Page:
Many years after visiting Mount Desert Island and the Rockefeller Garden for the first time, I was fortunate enough to visit Dumbarton Oaks. Like an unfolding, complex novel that you just cannot put down, the garden kept leading from one masterfully designed room to the next, with brilliantly placed plants and sublimely scaled spaces. I distinctly remember encountering the camouflage-print bark of a superb Chinese quince, Pseudocydonia sinensis, at the end of a pathway. Overwhelmed by the beauty of this gorgeous tree, I walked off the pathway and gave it a hug.
What is now the Land & Garden Preserve, was conceived in 1970 as a way for Peggy and David Rockefeller to perpetuate the beauty of the Abby Aldrich Rockefeller Garden. They co-inherited the garden with David’s older brother, Nelson, after David’s father, John D. Rockefeller Jr., passed away in 1960. Soon after Peggy and David formed the Preserve as a non-profit, then known as the “Island Foundation,” they were asked to manage the nearby Asticou Azalea Garden. Asticou, or the Azalea Garden as it is known locally, had been built beginning in 1956 by Charles K. Savage, using mature plantings from Reef Point, Beatrix Farrand’s Bar Harbor estate.
Another local garden, Thuya, joined the Preserve in 2000, after its trustees decided that the future of the garden would be in good hands with the growing organization. Thuya’s origins date to 1912, when a Boston landscape architect and Northeast Harbor summer resident, Joseph Curtis, constructed his “rusticator” lodge in Northeast Harbor, naming it for a prominent stand of eastern white cedar, Thuja occidentalis, growing nearby. Charles K. Savage became the trustee of Thuya after Curtis’ death in 1929. In 1956, Savage began establishing gardens at both Thuya as well as Asticou, a story for which more detail will be provided below.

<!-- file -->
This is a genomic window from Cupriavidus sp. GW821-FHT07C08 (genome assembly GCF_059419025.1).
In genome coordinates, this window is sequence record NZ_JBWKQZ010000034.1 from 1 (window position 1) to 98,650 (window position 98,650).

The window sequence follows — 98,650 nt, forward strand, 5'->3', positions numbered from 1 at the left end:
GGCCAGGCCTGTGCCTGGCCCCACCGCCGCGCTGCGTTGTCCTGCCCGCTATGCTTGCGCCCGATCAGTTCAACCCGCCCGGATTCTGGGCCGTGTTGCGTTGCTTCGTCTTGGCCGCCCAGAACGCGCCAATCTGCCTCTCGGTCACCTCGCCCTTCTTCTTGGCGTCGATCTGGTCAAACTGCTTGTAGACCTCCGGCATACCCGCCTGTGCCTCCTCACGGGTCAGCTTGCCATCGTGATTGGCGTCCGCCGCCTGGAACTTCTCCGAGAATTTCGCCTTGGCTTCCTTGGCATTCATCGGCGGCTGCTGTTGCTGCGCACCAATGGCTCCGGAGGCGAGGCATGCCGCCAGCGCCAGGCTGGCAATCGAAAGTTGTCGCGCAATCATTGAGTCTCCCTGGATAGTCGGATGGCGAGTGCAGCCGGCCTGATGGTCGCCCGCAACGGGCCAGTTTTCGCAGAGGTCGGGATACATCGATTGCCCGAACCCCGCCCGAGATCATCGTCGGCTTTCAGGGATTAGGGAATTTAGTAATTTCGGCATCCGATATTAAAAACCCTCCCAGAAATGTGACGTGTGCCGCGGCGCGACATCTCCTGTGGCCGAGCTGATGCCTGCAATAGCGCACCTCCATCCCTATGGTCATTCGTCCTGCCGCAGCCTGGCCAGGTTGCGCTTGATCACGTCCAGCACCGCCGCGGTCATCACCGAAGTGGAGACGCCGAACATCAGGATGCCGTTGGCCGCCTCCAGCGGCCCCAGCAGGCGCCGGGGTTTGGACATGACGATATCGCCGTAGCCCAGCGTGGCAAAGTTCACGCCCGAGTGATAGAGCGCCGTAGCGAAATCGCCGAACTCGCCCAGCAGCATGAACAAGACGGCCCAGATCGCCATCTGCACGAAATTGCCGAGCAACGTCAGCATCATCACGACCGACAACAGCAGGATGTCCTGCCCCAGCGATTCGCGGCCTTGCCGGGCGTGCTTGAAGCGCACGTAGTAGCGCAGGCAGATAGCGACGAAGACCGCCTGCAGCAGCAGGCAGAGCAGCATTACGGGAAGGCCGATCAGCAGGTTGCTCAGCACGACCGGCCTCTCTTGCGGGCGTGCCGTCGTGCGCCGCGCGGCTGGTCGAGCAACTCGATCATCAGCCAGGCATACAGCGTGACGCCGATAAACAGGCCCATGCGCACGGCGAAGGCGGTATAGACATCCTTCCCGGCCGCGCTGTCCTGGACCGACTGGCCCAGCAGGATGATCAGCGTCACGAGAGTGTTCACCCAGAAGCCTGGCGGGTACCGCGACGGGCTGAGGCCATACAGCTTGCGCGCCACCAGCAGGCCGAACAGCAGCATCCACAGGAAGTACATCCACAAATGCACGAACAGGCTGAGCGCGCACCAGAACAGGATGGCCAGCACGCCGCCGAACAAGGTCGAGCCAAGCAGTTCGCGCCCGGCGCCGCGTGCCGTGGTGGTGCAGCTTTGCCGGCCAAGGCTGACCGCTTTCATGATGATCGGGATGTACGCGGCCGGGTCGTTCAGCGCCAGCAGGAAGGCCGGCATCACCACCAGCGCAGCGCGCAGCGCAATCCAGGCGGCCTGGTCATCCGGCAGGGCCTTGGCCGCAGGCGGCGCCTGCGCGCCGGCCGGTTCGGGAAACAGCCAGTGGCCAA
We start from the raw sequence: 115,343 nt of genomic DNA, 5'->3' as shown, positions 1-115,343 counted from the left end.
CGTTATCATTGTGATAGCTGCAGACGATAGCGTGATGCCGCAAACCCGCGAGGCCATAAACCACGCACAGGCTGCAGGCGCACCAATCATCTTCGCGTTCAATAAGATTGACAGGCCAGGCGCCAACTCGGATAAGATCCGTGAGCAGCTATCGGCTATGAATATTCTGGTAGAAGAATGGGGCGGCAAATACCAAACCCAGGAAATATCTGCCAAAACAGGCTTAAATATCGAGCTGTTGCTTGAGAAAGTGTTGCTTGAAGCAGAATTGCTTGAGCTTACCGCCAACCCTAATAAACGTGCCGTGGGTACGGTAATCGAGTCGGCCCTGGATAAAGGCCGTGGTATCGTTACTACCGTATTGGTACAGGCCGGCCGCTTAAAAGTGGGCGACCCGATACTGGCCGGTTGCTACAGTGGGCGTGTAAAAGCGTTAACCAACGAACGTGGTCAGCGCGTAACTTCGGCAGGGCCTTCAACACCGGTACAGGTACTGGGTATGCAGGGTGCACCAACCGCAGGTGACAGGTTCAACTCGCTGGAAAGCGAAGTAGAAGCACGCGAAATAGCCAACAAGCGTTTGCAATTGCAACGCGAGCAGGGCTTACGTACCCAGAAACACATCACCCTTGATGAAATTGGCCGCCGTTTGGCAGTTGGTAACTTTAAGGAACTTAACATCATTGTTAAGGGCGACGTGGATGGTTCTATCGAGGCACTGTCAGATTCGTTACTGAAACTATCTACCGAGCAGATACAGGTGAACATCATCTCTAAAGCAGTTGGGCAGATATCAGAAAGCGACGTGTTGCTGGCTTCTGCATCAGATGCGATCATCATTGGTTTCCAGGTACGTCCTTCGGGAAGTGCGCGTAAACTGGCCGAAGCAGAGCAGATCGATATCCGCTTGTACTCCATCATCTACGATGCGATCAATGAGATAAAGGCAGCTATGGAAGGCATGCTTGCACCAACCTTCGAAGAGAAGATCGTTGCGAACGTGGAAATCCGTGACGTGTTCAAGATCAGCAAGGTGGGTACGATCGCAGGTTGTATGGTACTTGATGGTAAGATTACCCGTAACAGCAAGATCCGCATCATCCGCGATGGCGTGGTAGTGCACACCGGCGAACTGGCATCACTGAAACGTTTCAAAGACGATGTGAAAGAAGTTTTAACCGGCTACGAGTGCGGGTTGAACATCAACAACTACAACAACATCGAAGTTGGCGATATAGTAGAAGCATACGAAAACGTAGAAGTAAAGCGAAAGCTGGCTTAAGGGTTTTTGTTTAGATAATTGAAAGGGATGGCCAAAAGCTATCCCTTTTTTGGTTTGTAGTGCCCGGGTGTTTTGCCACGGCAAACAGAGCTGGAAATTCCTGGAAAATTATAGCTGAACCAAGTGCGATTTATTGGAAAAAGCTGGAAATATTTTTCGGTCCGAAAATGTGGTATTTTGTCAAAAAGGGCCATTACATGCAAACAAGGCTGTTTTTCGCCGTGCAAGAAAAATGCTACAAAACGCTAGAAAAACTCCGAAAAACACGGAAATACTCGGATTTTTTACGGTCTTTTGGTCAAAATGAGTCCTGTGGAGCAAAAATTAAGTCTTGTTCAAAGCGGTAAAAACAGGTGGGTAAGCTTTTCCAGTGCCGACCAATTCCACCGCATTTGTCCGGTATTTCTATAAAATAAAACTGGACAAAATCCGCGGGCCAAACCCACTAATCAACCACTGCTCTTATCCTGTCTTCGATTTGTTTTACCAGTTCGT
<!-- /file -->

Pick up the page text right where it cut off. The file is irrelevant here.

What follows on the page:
To celebrate his 100th birthday in 2015, David Rockefeller gifted the Preserve over 1,000 acres of land around Little Long Pond, including over 10 miles of carriage roads and 10 miles of hiking trails. This parcel, too, carried Farrand’s legacy: When John D. Rockefeller Jr. was constructing the carriage road system from 1913 until 1940 on what is now both the Preserve and Acadia National Park, Farrand had provided pro-bono consulting on road layout and planting designs. When David Rockefeller passed away in 2017, the Farrand-designed Abby Aldrich Rockefeller Garden joined his gift to the Preserve. Beyond the beauty of the Rockefeller estate in Seal Harbor, Maine, she left an indelible mark within what is now Acadia National Park and the Preserve.
Her ties to the place were deep. When Farrand was 10 years old, in 1882, her parents bought an ocean-front property called Reef Point in Bar Harbor, facing Frenchman Bay. Her childhood at Reef Point fostered a love of plants and landscapes, and for amusement she dug and transplanted native vegetation from the surrounding forests and combined these with cultivated ornamentals. Farrand’s ethos of protecting the natural environment while cultivating intensive gardening spots of horticultural pleasure carries on today at the Preserve with over 1,200 acres of conserved, natural lands connecting our three ornamental gardens.